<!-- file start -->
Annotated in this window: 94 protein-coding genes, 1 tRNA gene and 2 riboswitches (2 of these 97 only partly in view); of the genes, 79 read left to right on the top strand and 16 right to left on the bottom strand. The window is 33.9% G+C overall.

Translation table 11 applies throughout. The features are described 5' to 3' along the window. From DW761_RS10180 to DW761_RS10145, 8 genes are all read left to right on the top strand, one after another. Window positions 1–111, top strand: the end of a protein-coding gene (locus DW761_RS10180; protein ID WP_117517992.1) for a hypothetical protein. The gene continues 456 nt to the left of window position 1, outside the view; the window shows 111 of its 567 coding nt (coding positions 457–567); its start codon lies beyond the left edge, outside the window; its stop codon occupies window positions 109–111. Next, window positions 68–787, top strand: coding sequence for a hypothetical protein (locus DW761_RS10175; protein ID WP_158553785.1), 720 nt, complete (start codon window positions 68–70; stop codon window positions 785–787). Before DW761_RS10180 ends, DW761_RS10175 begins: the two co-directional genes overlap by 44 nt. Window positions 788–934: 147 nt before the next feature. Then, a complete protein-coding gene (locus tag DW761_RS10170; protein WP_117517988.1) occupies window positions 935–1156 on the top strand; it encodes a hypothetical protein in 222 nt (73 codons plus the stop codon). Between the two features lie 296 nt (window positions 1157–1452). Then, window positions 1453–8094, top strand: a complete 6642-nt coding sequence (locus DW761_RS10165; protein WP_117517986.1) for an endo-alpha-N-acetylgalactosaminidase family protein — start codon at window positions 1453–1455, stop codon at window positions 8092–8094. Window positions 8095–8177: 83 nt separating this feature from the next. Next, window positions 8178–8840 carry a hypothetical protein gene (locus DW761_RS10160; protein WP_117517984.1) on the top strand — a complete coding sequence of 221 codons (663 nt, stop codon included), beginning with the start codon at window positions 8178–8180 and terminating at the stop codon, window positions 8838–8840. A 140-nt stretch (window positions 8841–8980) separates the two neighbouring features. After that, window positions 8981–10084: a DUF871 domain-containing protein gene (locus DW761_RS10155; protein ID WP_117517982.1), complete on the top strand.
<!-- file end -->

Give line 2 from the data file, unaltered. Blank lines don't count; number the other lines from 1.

Translation table 11 applies throughout. The features are described 5' to 3' along the window. From DW761_RS10180 to DW761_RS10145, 8 genes are all read left to right on the top strand, one after another. Window positions 1–111, top strand: the end of a protein-coding gene (locus DW761_RS10180; protein ID WP_117517992.1) for a hypothetical protein. The gene continues 456 nt to the left of window position 1, outside the view; the window shows 111 of its 567 coding nt (coding positions 457–567); its start codon lies beyond the left edge, outside the window; its stop codon occupies window positions 109–111. Next, window positions 68–787, top strand: coding sequence for a hypothetical protein (locus DW761_RS10175; protein ID WP_158553785.1), 720 nt, complete (start codon window positions 68–70; stop codon window positions 785–787). Before DW761_RS10180 ends, DW761_RS10175 begins: the two co-directional genes overlap by 44 nt. Window positions 788–934: 147 nt before the next feature. Then, a complete protein-coding gene (locus tag DW761_RS10170; protein WP_117517988.1) occupies window positions 935–1156 on the top strand; it encodes a hypothetical protein in 222 nt (73 codons plus the stop codon). Between the two features lie 296 nt (window positions 1157–1452). Then, window positions 1453–8094, top strand: a complete 6642-nt coding sequence (locus DW761_RS10165; protein WP_117517986.1) for an endo-alpha-N-acetylgalactosaminidase family protein — start codon at window positions 1453–1455, stop codon at window positions 8092–8094. Window positions 8095–8177: 83 nt separating this feature from the next. Next, window positions 8178–8840 carry a hypothetical protein gene (locus DW761_RS10160; protein WP_117517984.1) on the top strand — a complete coding sequence of 221 codons (663 nt, stop codon included), beginning with the start codon at window positions 8178–8180 and terminating at the stop codon, window positions 8838–8840. A 140-nt stretch (window positions 8841–8980) separates the two neighbouring features. After that, window positions 8981–10084: a DUF871 domain-containing protein gene (locus DW761_RS10155; protein ID WP_117517982.1), complete on the top strand.